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Cities are hot again. Young people and empty-nest boomers are piling into urban centers large and small. That means traffic, already bad, is getting worse. It's a conundrum with no cheap or easy solutions. New roads and subways come at sky-high prices and can take decades. Think of Boston's troubled $14.6 billion, 20-year Big Dig project or New York's quixotic 78-year quest to build a new Manhattan subway line.
A team of designers, engineers, and transportation geeks at Massachusetts Institute of Technology's Media Lab have come up with another solution. Born of a collaboration of General Motors (GM) and architect Frank Gehry, the group's CityCar project mates a very advanced electric car with a broader vision of vehicle sharing.
The system works like airport luggage carts. "Stacks" of CityCars would be stationed at subway and train stops as well as shopping and cultural centers. When parked, the two-seaters charge up their batteries with enough juice for trips of 10 miles or more.
To check one out, a person would swipe a preauthorized smart card, undock the first car in the stack, hop in, and roll away. Parking the agile units is easier than a conventional car—all four wheels can steer, so the cars can even rotate in place. To combat theft, the 1,500-pound minis would have remotely accessible digital locks and GPS tracking units. They could be returned to any stack.
With CityCars, suburbanites could opt for the train, avoiding traffic and parking troubles. And locals might choose a CityCar over a taxi. One could be used by many different drivers each day, effectively replacing many private cars and reducing traffic and emissions. Even when recharged from coal-fired electricity, battery-powered cars are more energy-efficient and cleaner than gas-burning ones.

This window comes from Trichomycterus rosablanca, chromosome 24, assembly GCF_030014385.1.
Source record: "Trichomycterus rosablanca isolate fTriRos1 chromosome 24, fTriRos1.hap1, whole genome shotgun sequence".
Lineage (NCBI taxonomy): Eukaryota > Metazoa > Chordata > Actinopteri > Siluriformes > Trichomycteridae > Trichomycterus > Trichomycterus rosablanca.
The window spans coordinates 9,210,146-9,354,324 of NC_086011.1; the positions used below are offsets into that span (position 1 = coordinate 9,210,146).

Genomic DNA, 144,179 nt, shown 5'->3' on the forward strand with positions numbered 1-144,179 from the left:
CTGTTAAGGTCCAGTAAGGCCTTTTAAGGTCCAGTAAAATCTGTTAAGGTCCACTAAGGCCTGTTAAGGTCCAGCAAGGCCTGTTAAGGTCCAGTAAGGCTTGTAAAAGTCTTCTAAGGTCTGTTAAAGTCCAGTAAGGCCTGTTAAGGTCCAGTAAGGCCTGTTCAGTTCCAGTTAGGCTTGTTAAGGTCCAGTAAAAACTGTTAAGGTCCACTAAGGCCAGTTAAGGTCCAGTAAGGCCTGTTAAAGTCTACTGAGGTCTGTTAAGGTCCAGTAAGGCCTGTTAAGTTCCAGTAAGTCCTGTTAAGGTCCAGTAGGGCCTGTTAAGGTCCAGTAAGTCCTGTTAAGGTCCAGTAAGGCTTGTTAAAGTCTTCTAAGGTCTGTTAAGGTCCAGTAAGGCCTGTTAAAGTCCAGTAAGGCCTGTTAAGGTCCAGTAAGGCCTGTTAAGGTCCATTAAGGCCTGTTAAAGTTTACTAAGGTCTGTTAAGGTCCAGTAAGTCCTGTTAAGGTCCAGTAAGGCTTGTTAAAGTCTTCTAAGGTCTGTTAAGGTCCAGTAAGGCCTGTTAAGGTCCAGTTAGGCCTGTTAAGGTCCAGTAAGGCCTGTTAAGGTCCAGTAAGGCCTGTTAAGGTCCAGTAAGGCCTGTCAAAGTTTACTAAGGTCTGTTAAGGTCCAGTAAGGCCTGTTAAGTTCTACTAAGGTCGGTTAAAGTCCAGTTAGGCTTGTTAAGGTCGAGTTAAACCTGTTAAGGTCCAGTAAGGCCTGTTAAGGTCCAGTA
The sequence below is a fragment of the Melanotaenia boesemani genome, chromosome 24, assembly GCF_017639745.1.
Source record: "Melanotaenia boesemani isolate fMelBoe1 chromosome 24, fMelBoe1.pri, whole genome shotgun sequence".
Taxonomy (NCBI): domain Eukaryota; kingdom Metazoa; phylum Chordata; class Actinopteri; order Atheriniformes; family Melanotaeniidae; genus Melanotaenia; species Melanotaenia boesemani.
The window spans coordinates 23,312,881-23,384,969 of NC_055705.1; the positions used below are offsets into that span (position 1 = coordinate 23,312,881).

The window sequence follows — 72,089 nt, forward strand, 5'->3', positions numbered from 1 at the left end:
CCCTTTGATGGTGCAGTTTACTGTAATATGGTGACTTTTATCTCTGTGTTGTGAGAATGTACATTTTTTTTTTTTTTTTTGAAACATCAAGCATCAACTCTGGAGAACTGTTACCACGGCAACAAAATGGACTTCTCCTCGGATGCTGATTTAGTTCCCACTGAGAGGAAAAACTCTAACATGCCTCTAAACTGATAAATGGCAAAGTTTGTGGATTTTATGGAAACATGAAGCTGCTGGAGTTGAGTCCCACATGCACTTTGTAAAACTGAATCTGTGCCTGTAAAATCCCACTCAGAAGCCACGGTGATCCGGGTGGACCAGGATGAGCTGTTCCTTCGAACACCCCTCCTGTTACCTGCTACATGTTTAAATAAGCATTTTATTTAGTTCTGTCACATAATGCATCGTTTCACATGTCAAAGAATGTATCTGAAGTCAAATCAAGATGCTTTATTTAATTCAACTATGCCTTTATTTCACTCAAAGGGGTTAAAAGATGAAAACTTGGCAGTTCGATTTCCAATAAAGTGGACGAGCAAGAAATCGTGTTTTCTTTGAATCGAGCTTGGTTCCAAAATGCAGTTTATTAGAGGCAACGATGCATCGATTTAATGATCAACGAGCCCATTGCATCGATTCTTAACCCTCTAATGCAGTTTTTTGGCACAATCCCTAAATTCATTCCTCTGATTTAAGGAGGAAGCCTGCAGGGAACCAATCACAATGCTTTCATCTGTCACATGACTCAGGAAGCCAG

Rather than a mechanical drive train, with engine, gears, and an axle, the CityCar relies on what its designers call "wheel robots." Each includes a high-efficiency electric motor, suspension, steering, and brake apparatus. The wheel robots click into the body on a standard socket, making them easy to change and fix. By eliminating the drive train, the CityCar's chassis, which also holds the battery pack, can fold up. When nestled in a stack, six can fit in the area of a normal parking space.
The MIT team has already built prototypes, and the technologies needed to scale up production exist. Cities best suited for a CityCar system are those where traffic is bad, parking is costly, workers commute to a central business area, and public transportation is good. That means Chicago, New York, Portland, Ore., and San Francisco—as well as most major metropolises in Europe and Asia.
By Adam Aston